Info about rising, nearby COVID-19 cases is key for First Nations communities
First Nations leaders will continue to press for systemic changes on how health data is shared after the privacy commissioner ruled against their request for more specific COVID-19 numbers.
Dec 25, 2020
Information about rising COVID-19 cases that are occurring near Indigenous communities is essential, according to First Nations leaders, who say they will continue to press for systemic changes on how health data is shared.
“We just want information about how many COVID-19 cases there were in nearby communities … that are close to our reserves, that our members are going to utilize all the time, so we could tell them, ‘We are on lockdown because there are so many cases,’” said Judith Sayers, the president of the Nuu-chah-nulth Tribal Council, which includes 14 communities on Vancouver Island.
Sayers has spoken about how quickly the virus can spread due to the vulnerable circumstances faced by First Nations communities, including poverty, overcrowding and lack of resources.
Marilyn Slett, chief councillor of Heiltsuk Nation, said the more remote locations of some communities means planning for medical trips is “not as easy as just taking a trip into Vancouver from the suburbs.”
In total, three Indigenous governments, the Nuu-Chah-Nulth First Nation, close to Bamfield, Port Alberni, Tofino, Campbell River and Duncan, the Tsilhqot’in Nation and communities, close to Williams Lake and Quesnel, and the Heiltsuk Nation close to Port Hardy, Haida Gwaii, Nanaimo, Prince George and Metro Vancouver, have all asked the Ministry of Health to disclose more COVID-19-related information.
There won’t be an appeal, but Sayers noted the privacy commissioner’s ruling last week highlighted the need “to enact legislation to provide for information-sharing that facilitates self-government for First Nations” and quoted heavily from Mary Ellen Turpel-Lafond’s December report on Indigenous-specific, systemic racism in the B.C. health-care system.
Despite mistrust, Native Americans’ participation in vaccine development proves vital
By ALLIE YANG AND TENZIN SHAKYA, ABC NEWS
Navajo medicine man Timothy Lewis starts each day with a corn pollen seed offering to the creator. He prays for his family and the world’s wellbeing amid the ongoing coronavirus pandemic.
“I hope that we can get back to normal,” Lewis said. “I want to see my grandkids again. I wanna hold them and I wanna hug them again.”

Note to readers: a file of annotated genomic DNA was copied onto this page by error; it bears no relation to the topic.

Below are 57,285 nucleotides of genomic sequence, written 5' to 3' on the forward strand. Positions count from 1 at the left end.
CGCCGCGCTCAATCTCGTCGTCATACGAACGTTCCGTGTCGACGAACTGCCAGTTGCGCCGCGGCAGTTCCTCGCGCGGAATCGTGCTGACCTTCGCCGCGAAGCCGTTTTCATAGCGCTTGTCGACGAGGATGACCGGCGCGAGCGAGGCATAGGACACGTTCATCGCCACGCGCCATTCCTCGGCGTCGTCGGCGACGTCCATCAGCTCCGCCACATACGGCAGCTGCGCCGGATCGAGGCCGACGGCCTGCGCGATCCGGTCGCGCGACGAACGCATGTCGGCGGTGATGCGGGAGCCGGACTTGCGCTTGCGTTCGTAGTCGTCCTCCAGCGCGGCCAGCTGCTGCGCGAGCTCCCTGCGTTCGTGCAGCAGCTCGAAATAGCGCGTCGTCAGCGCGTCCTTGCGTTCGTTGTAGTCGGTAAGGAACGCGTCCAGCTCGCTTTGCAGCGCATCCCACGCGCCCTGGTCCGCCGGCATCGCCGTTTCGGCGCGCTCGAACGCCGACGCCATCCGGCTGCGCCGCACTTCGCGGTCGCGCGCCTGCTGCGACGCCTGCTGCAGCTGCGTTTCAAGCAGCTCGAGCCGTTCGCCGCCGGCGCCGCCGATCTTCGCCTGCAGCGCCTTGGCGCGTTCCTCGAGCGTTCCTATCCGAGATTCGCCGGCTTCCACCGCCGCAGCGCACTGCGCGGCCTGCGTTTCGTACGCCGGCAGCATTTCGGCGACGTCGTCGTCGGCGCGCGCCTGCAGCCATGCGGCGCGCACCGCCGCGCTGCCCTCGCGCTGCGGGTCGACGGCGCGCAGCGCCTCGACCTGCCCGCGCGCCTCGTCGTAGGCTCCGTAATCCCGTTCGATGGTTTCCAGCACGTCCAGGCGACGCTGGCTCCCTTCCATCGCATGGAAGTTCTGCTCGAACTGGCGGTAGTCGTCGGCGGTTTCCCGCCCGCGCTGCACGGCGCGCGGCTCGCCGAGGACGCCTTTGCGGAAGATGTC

Lewis is one of the 463 Native Americans across the country that volunteered in one of Pfizer’s COVID-19 vaccine trials; his was a pivotal Phase 3 trial. Both of his parents were also traditional Navajo healers, and he says they instilled in him a responsibility to help others whenever possible.
“My parents would have liked this,” Lewis said. “They would have wanted me to do this. And that’s the reason why I actually volunteered. I really want us to come back to being the way we were [before the pandemic].”
The virus has ravaged the Navajo Nation, which covers an area the size of West Virginia, and is home to more than 300,000 enrolled tribal members. Despite some of the strictest lockdowns and weeks-long curfews, the communities there are still in the throes of a lasting crisis.
Just this week, the Navajo Department of Health reported 272 new cases. As 75 communities continue to face uncontrolled transmission of COVID-19, there have been a reported 21,833 total cases throughout the Navajo Nation, with over 760 deaths since March.
Several factors have contributed to the virus’ proliferation in the Navajo Nation, including an abundance of multigenerational homes where people live with their extended families in small buildings.
Christensen says she believes that COVID-19 vaccine makers need to be transparent and share the data they collect in order to build trust within the Navajo community.
“We really need [the] population of the Native Americans to be represented in data and how they respond to the vaccines,” Livingston said. “We really need to take a look at that so that we are better prepared to present this data to the community, and that way they would feel more comfortable in receiving the vaccine when the time comes.”
COVID-19 by the numbers in South Dakota
Since the onset of the pandemic, South Dakota’s Native American population has been overrepresented in the state’s COVID-19 cases. While making up approximately 9% of the population according to 2019 Census estimates, the population has accounted for nearly 12% of all cases.
As of Dec. 23, data from the South Dakota Department of Health (DOH) shows that of the state’s 96,040 cases, non-Hispanic Native Americans accounted for 11,676 or approximately 12% of the cases.
Non-Hispanic white people, meanwhile, make up more than 81% of the population according to Census estimates, but approximately 68% of the state’s COVID-19 cases, or 65,372 cases.